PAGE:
Translation: [Raising the Palestine flag] might seem like a small thing but in light of normalising relations [with Israel], the very presence of Palestine in the most important Arab sports tournament is huge.
In return, the Algerian flag is present during different events throughout the squares and centres and shops of cities like Ramallah, Gaza City and Jerusalem, and even raised during protests in the occupied West Bank against the Israeli occupation.
“The Algerian support in football for Palestine has always drawn attention to the need for continued Arab support for the right to self-determination for Palestine and for the end of the Israeli occupation,” al-Amour explained.
“Those who crown their victory with the Palestine flags and the keffiyeh [scarf] are doing so to send the message of one blood, a symbol of Arab unity, and a rejection of colonialism and normalisation.”
For BeIN commentator Hafid Derradji, the Algerian solidarity with Palestine is “intrinsic to every Algerian child”.
“It’s present in the family, the street, the mosque and the school which all inculcate the values of resistance, freedom and the love and support of the Palestinian people’s struggle against the occupation,” he told Al Jazeera.
Solidarity over colonialism
Colonised by France for 132 years, Algeria earned its nickname among the Arab world as “the country of a million and a half martyrs”. According to Algerian sports journalist Maher Mezahi, the solidarity and love that exists between the Algerian and Palestinian people “has to do with the fact that Algerians understand the devastation of settler colonialism”.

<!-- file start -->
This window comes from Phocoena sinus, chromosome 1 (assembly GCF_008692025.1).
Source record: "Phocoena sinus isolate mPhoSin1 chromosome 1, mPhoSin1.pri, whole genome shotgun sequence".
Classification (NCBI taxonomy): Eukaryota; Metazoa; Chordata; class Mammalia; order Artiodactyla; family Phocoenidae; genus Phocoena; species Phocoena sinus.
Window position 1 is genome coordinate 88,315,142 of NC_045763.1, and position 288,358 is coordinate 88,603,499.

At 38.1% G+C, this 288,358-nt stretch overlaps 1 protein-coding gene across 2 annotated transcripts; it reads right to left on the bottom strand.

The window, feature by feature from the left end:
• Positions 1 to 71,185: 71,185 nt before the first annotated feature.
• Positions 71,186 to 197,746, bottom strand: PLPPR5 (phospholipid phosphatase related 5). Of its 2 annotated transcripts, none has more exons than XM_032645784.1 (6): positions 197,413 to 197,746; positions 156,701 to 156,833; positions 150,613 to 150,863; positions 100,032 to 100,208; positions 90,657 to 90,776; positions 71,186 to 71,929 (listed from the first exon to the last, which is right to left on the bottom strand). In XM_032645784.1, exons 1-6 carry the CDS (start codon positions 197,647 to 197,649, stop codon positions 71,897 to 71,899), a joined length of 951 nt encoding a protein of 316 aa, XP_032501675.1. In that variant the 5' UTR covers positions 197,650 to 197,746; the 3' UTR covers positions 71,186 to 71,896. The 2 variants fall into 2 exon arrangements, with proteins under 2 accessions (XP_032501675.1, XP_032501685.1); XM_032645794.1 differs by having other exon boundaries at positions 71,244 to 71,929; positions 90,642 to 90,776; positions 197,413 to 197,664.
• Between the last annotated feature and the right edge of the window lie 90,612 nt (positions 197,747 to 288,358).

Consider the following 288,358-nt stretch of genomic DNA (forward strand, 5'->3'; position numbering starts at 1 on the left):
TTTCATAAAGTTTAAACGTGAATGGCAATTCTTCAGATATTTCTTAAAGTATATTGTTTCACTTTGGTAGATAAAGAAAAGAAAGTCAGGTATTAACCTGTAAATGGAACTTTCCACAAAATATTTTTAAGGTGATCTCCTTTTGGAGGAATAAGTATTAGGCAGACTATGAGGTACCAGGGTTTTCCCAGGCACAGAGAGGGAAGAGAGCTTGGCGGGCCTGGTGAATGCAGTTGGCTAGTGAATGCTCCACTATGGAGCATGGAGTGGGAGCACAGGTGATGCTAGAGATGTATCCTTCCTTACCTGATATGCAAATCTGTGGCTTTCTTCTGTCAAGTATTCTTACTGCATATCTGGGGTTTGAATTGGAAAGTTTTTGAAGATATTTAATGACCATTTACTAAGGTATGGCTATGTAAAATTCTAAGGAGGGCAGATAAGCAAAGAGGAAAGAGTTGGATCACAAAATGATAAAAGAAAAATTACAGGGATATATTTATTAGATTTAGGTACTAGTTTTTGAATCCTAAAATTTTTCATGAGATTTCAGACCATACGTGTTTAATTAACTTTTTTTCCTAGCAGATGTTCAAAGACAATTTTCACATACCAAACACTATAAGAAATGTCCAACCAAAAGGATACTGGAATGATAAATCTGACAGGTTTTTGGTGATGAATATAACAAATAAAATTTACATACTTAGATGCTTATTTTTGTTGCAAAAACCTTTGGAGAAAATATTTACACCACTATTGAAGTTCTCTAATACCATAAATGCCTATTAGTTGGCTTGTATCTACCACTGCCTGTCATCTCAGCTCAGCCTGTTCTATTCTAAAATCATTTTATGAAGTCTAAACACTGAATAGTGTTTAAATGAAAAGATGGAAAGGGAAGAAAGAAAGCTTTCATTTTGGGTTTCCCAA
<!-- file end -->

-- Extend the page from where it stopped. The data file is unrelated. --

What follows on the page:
“There’s that sentiment of resenting that [colonial] system,” he said, speaking from the capital Algiers.
Famously, former Algerian President Houari Boumediene in the early 1970s said: “We are with Palestinians, whether they are the oppressed or the oppressor.”
Algeria’s 1954-62 war of independence strongly influenced the country’s foreign policy and its support for the liberation cause of colonised people throughout the world. Palestine was no exception, with the Palestinian Liberation Organization (PLO) setting up an office in Algiers shortly after Algerian independence.
Years later, in 1988, it was in Algiers that the PLO met to declare the establishment of a Palestinian state.
That the Palestinian cause is so important to Algerian people is apparent in the stadiums, which Mezahi describes as an accurate reflection of what is felt in society due to the larger freedom of expression fans have in that space.
“The stadium is like a mouthpiece giving the working class person in Algeria a voice,” he said.